It’s only February! How can spring be here?!?!
In Japan, it is traditionally believed that spring begins on February fourth. This day is called “Risshun.” February third is known as “Setsubun” and is one of the most celebrated festivals in modern Japan.
Here is a display for Setsubun at a local grocery store.
Here is another display at a different grocery store chain.
So why the big masks? And what is being sold?
Setsubun is the day when one drives evil spirits (oni, often translated into English as “devil”) out of the home. Traditionally roasted soybeans were thrown at the oni. Nowadays, it can be roasted soybeans, or peanuts, or even chocolate covered peanuts.
At the beginning of February in Japan, there are many brands of dried beans to choose from. I bought these roasted soybeans for celebrating Setsubun with my students, and also at home with my family, because the package was so stinkin’ cute. During our class on Tuesday, I let the students choose which little packages they wanted. They loved them so much!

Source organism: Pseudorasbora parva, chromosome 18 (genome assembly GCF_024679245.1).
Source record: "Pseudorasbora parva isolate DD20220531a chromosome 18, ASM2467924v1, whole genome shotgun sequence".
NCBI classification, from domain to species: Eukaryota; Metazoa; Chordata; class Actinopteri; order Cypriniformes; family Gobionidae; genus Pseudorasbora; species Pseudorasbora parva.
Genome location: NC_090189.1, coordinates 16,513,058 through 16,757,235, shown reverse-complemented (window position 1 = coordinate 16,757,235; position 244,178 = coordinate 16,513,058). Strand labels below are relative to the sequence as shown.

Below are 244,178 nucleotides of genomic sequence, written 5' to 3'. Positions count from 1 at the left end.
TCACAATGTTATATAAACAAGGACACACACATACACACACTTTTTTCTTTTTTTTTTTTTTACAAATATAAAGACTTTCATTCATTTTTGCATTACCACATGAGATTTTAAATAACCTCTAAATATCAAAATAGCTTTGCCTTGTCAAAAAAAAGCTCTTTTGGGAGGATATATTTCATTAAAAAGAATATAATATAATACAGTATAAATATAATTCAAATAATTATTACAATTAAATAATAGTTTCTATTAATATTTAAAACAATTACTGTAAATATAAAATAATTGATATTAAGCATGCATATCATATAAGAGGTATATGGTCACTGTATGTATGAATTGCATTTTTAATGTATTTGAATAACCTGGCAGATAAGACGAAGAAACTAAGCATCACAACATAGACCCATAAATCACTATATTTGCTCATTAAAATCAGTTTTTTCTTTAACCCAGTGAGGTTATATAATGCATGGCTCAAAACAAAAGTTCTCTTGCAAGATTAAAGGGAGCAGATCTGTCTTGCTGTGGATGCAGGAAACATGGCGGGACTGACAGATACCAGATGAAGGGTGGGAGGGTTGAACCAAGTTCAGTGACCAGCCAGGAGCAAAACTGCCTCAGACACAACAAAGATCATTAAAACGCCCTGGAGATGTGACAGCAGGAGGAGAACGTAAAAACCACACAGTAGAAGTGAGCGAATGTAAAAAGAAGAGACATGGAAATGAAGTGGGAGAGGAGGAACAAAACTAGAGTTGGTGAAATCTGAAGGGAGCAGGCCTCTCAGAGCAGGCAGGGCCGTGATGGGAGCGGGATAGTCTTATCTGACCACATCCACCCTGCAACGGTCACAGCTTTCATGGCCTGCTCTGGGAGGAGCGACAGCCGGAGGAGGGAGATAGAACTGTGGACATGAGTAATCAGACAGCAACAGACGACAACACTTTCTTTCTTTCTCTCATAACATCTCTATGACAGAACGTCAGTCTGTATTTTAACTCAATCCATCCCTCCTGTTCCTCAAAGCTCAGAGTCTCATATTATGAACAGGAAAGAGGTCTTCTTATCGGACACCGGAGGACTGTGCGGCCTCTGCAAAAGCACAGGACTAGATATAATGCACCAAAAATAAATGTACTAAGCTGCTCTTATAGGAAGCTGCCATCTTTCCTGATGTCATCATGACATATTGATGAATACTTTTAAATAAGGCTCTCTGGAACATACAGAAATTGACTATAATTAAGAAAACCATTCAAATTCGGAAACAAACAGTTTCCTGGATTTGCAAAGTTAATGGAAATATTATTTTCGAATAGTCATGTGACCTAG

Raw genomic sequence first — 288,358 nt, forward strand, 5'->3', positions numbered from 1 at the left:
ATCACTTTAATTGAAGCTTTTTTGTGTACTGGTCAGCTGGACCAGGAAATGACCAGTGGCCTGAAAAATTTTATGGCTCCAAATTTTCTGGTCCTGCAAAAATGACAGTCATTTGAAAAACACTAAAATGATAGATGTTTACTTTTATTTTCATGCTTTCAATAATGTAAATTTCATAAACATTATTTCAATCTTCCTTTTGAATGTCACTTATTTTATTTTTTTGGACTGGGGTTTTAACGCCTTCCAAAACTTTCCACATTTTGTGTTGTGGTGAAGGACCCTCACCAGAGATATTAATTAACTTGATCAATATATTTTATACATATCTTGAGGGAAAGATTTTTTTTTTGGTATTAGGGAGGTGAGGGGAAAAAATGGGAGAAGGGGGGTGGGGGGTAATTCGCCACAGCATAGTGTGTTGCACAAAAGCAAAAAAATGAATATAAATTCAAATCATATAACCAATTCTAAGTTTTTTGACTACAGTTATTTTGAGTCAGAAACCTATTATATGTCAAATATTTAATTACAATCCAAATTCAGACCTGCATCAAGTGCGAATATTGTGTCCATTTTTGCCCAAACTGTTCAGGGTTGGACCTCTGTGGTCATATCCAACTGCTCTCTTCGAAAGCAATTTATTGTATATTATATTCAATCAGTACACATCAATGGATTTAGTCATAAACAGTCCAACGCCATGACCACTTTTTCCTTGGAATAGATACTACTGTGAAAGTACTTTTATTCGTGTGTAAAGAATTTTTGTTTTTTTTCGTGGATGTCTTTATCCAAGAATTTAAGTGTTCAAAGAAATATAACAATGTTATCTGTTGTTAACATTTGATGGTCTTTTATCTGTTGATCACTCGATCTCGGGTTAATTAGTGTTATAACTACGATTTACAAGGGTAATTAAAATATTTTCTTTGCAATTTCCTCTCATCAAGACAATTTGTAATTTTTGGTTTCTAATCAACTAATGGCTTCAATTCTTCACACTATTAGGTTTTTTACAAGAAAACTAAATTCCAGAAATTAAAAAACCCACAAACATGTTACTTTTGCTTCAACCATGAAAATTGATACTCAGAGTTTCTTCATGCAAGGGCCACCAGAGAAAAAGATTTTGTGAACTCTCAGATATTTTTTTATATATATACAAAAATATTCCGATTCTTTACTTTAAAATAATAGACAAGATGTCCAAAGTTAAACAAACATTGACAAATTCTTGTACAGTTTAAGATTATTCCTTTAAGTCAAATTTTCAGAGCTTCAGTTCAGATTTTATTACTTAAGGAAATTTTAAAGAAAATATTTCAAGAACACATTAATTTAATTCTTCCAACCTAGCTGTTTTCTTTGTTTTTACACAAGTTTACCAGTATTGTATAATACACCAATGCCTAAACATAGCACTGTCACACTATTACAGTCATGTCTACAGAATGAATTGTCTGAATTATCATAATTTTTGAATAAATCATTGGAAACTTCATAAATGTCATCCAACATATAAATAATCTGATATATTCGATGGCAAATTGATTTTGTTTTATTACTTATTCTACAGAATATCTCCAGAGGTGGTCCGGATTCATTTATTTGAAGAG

Nowadays, the soybeans are often in packages like these because they are usually eaten after being thrown at the oni. And of course, not many people want to eat soybeans that have been on the floor!
Here I am…….a terrifying oni!
Setsubun does not seem well-known at all in the United States. (And understandably so, since it is a very traditional and extremely old Japanese custom that dates back to the 1300’s.) It’s a lot of fun. After all, who doesn’t like dressing up in scary masks??!!!???